A worker honey bee carries a parasitic Varroa mite. Such parasites may be a factor in Colony Collapse Disorder, scientists say . ((Image courtesy of ARS/USDA Scott Bauer))

A honeybee virus new to North America may be linked to a mysterious illness that has struck almost a quarter of the hives in the United States this year, scientists said Thursday.

Writing in an upcoming article in the online edition of the journal Science, a group of U.S. researchers suggest a virus called Israeli Acute Paralysis Virus (IAPV) may be connected to Colony Collapse Disorder, a phenomenon that has struck tens of thousands of honeybees this year.

"The virus appears to be associated with colony collapse disorder," said Pennsylvania State University entomology professor and co-author Diana Cox-Foster during a teleconference on Wednesday.

"Whether it is a causative agent or a very good marker is the next major question we need to address," she said.

Colony Collapse Disorder (CCD) has puzzled scientists and beekeepers alike since it was first discovered in 2004.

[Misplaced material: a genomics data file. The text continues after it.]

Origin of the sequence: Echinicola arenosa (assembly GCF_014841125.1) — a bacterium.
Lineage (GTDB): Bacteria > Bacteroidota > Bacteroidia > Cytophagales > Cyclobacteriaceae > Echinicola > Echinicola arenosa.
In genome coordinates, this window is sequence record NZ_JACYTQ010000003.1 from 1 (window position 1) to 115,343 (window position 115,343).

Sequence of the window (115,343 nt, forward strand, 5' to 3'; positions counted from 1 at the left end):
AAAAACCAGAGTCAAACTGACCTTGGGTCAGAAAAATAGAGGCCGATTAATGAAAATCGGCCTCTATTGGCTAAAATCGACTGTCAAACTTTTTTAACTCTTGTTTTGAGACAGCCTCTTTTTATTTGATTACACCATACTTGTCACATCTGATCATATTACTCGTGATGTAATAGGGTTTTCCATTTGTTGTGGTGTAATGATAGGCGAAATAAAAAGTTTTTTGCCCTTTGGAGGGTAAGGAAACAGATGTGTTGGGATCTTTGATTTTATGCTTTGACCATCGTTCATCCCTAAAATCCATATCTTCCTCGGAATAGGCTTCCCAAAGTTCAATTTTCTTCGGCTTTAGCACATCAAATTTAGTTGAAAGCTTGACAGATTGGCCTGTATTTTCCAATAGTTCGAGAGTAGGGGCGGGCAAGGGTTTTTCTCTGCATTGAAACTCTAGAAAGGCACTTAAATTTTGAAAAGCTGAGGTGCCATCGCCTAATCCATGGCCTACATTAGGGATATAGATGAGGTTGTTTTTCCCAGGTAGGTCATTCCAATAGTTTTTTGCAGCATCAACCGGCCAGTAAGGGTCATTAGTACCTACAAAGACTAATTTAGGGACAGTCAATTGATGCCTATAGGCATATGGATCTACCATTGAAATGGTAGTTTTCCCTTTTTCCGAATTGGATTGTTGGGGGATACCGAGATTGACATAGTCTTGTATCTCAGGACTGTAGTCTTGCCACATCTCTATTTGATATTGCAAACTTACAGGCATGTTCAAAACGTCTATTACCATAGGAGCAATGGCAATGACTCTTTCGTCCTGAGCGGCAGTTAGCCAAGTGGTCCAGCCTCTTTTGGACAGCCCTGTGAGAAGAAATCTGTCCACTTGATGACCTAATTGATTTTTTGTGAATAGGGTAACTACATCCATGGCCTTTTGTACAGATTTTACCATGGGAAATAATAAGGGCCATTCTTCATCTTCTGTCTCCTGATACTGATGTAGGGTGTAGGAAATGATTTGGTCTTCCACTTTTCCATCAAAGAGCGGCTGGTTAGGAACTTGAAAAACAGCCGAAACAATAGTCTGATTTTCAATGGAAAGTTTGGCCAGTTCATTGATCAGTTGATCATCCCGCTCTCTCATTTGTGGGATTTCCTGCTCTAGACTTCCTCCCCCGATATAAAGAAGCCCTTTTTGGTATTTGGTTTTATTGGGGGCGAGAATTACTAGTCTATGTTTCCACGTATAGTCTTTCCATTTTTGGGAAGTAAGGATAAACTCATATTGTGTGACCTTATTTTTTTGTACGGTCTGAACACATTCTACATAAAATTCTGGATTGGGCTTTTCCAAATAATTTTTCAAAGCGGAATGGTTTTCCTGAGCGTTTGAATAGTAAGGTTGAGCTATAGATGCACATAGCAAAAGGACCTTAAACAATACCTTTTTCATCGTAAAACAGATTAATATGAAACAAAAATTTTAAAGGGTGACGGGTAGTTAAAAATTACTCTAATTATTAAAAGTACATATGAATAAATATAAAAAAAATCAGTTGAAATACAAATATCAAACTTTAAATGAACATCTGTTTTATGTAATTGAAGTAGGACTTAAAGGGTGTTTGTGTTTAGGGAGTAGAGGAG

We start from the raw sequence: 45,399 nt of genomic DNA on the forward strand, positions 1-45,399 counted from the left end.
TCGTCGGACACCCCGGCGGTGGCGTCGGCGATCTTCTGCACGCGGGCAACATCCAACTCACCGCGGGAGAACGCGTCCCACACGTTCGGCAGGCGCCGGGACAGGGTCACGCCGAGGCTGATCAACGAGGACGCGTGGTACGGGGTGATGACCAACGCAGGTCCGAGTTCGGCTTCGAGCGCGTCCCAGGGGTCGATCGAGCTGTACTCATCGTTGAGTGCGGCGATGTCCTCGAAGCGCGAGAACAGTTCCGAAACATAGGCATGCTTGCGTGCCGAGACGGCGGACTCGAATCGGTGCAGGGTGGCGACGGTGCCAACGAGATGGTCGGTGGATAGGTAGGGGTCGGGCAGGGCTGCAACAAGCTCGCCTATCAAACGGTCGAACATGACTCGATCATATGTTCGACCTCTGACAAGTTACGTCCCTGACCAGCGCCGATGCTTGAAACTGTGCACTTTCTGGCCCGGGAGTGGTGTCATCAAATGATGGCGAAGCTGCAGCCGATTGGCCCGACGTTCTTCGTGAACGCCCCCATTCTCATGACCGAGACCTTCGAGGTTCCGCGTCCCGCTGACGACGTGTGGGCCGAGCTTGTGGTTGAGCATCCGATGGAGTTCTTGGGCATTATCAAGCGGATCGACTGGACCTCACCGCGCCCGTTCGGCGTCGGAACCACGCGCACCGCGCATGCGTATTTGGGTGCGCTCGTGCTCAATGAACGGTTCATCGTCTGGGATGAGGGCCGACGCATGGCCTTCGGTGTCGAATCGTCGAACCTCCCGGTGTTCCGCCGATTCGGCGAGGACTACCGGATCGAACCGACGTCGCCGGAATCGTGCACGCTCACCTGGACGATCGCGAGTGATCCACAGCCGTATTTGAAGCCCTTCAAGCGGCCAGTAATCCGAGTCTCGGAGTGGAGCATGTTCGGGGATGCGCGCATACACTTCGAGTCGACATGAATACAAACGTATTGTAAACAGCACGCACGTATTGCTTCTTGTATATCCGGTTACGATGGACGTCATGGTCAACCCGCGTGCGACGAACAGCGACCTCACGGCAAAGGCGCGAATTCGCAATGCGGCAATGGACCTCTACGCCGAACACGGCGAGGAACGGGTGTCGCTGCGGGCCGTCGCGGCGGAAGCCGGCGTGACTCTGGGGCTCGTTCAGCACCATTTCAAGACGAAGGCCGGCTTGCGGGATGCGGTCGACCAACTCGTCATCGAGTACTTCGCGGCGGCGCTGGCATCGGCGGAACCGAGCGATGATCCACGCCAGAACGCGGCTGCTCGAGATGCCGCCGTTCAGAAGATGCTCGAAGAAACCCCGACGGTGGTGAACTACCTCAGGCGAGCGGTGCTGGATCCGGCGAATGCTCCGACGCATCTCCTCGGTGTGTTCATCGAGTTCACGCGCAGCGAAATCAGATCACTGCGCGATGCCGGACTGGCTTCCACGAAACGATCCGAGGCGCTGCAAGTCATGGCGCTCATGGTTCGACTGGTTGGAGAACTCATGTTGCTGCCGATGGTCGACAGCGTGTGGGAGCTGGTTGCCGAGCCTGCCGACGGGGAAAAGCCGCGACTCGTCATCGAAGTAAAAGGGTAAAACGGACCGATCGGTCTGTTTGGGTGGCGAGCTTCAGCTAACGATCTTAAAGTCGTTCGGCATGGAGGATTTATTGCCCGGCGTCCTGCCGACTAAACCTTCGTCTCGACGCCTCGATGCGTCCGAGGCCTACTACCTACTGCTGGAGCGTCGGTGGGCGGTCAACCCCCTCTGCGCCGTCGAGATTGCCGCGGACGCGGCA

Its symptoms are the absence of adult bees with no corpses in the hive, and also the presence of both honey and pollen in the hive.

The ailment became more prominent this spring when some beekeepers in the United States reported losses of most or all of their hives. CCD hit an estimated 23 per cent of all beekeeping operations during the winter of 2006-07, the authors said.

The losses raised concerns throughout agricultural industries, since honeybees also act as an important agent of pollination for many crops.

The scientists used genetic sequencing to trace which viruses, bacteria or parasites were present in the bees affected by the disorder and those unaffected. Only one such virus was always present with CCD — Israeli Acute Paralysis Virus.

The researchers, led by Columbia University's Ian Lipkin, said the identification of IAPV gives them a lead in their investigation, but is likely not the sole cause of the colony collapses. Other issues, such as parasitic mites, nutrition, pesticides and the stress on some bees from frequent apiary moves also could have an impact.

Doug McRory, the provincial apiarist with the Ontario Beekeepers Association, said he had not heard of IAPV before and doubted others in the apicultural industry in Canada had either, but said the lack of knowledge will make it of interest to Canadian beekeepers.

"It will be interesting to see if it's here, and if it is, what effect it's having on our bees," McRory told CBC News.

While many Canadian beekeepers have reported higher-than-usual losses this year, McRory said these losses are not directly attributable to CCD.